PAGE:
The Bakersfield Effect: Life on the Warm Side of the Hills

I live in California on the warm side of the Mountains.  I worry that all my utility providers for electricity, natural gas and water are out to get me.

Am I being paranoid?

I have written before about the “Bakersfield Effect” where customers in that Central Valley city streamed into a town hall meeting waving their utility bills complaining about how smart meters had caused rate spikes.  The truth is those rate spikes had little or nothing to do with the smart meters but were caused by the combined effects of utility rate cases, tiered rate design, and hot summer temperatures on the warm side of the hills.

For years, California utilities and regulators have used inclining block rates to encourage energy and water conservation.  Under these rate structures the more you use the higher the unit cost for that consumption.  This is a great rate design for those who live on the foggy, cool side of the Mountains nearer the California coast who enjoy substantially lower utility bills than those of us live inland where it is warmer and we get slammed by the tiered rate design structure impacts.

This ‘lets make those warm side of the hills people pay for their wasteful ways’ attitude also fit the conventional wisdom of the cool side of the hills crowd that energy use beyond their own “lifeline” blocks is somehow wasteful and environmentally irresponsible. You can imagine how well this plays on Main Street in Bakersfield when the summer temps reach 105 degrees when they see some San Francisco type in her jacket because its 59 degrees in the city that same afternoon giving an interview on the wasteful energy ways of Bakersfield.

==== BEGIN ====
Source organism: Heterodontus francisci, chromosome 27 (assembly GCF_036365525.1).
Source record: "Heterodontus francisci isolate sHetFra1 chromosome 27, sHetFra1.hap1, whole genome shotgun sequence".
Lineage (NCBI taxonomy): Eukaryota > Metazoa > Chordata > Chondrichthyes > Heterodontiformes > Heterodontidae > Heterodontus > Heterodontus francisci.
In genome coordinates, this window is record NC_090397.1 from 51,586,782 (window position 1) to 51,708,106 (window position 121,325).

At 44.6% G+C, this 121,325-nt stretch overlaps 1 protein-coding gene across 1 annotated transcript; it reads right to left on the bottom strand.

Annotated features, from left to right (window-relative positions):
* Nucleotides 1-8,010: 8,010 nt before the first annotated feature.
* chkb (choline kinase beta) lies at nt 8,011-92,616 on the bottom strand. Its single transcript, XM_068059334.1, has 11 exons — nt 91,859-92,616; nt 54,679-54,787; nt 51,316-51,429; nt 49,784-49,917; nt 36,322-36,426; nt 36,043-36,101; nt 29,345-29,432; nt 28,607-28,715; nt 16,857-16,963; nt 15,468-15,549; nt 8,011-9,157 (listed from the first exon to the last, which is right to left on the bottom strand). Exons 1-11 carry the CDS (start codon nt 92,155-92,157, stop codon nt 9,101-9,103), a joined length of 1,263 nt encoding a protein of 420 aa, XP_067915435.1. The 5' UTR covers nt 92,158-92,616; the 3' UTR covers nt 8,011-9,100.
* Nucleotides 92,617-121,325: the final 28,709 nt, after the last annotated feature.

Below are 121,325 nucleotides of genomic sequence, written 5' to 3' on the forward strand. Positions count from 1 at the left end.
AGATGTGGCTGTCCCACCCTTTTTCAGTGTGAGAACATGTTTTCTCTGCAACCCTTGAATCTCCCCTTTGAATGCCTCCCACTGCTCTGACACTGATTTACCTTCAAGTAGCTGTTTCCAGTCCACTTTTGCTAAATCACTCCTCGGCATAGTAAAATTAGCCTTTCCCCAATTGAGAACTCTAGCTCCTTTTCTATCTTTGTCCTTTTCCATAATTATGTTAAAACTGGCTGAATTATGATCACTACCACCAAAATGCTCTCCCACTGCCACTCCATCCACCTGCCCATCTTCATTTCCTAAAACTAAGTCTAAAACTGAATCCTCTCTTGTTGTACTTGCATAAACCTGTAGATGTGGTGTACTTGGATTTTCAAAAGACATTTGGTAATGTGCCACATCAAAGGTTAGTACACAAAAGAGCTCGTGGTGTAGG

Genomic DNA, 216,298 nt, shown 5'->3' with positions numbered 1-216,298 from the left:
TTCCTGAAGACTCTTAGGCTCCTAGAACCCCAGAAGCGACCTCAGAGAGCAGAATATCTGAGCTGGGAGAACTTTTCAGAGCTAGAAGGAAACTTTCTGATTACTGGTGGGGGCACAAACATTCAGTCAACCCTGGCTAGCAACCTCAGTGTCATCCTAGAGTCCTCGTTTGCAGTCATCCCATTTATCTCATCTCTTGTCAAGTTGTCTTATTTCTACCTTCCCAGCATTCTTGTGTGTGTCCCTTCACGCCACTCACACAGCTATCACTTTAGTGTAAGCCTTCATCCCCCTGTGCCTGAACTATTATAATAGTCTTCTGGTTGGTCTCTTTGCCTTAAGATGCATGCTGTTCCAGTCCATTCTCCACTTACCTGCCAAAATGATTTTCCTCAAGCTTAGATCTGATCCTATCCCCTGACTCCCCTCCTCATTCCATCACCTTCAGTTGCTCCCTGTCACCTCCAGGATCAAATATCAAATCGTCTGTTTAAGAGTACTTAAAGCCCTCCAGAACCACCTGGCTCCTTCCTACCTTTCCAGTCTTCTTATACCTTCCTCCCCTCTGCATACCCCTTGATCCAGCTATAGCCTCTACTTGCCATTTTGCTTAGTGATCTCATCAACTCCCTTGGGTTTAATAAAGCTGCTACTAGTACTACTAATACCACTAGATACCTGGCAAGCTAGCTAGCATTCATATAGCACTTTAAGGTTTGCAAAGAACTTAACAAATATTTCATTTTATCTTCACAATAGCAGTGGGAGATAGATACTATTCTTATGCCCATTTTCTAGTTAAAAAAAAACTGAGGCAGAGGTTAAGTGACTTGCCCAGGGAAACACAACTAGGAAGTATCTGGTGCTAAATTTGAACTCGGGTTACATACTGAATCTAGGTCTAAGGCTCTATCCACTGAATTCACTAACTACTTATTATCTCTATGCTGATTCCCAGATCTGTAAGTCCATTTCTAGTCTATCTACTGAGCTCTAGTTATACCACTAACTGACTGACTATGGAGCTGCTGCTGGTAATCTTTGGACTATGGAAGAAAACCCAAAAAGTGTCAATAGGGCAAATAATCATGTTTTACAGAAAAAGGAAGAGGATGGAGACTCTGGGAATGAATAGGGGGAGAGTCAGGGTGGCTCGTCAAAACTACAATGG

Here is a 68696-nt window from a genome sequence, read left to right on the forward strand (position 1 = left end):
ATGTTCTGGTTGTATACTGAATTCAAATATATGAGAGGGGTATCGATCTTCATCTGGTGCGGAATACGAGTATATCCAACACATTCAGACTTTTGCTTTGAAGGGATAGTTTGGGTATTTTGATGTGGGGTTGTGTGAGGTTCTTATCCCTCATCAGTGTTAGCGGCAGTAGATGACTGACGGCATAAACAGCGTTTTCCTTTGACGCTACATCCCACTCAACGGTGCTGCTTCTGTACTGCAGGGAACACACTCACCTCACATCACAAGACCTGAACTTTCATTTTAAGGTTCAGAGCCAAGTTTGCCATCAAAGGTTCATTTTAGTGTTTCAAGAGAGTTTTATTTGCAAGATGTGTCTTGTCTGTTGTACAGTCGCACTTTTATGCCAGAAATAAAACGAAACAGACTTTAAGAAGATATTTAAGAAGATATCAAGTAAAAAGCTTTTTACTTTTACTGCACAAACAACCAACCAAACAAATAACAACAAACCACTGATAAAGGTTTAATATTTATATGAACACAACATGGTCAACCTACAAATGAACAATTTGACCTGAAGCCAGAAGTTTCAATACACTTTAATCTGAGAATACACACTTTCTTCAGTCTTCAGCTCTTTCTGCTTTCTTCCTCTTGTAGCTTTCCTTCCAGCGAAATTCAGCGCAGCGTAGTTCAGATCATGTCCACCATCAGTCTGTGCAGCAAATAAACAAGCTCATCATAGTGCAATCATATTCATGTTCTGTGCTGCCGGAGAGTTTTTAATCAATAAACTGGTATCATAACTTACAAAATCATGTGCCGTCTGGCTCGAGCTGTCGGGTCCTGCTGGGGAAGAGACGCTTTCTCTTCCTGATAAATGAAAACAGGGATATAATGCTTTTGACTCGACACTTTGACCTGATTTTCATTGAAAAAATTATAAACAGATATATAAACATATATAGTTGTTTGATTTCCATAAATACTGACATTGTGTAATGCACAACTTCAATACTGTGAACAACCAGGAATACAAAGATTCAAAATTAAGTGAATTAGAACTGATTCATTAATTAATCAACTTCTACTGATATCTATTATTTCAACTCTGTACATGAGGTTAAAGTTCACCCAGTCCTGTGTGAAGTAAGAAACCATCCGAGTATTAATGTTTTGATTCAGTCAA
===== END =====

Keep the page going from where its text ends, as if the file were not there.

So what?  So running my A/C during a typical August or September peak cooling month can easily cost me more than $1,000 per month in my energy bill because of tiered rates—that is the’ Bakersfield Effect’.

For years we have lived with this and managed it by reducing A/C use, expanding patios, adding trees for shade, planting native plants that are less water intensive and other mitigations.  Level billing is our friend because it smooths out the volatility of payments even if it does not relieve the pain of higher rates.

Solar Power and Net Metering

California has been a big booster of solar energy and net metering was one of the incentives to get customers to capitalize the cost of solar rooftops to achieve California’s goal for solar market share growth.  Net metering permits customers to effectively run their utility meter backward essentially selling the solar power in excess of that consumed on site back to the utility.

The bill authorizing net metering limited sell back to 2.5% of annual energy use.  Over time PG&E was so successful in getting customers to consider solar that it was approaching the 2.5% cap.  But instead of declaring victory and celebrating goal achievement the solar industry went back to the Legislature and lobbied hard to raise the cap to 5% of retail energy sales.  PG&E fought this telling the solar boys to go pester Southern California Edison and San Diego Gas & Electric who were far behind PG&E in net metering to step up their game. But in the end the 5% net metering amendment was adopted and the Governor signed it into law.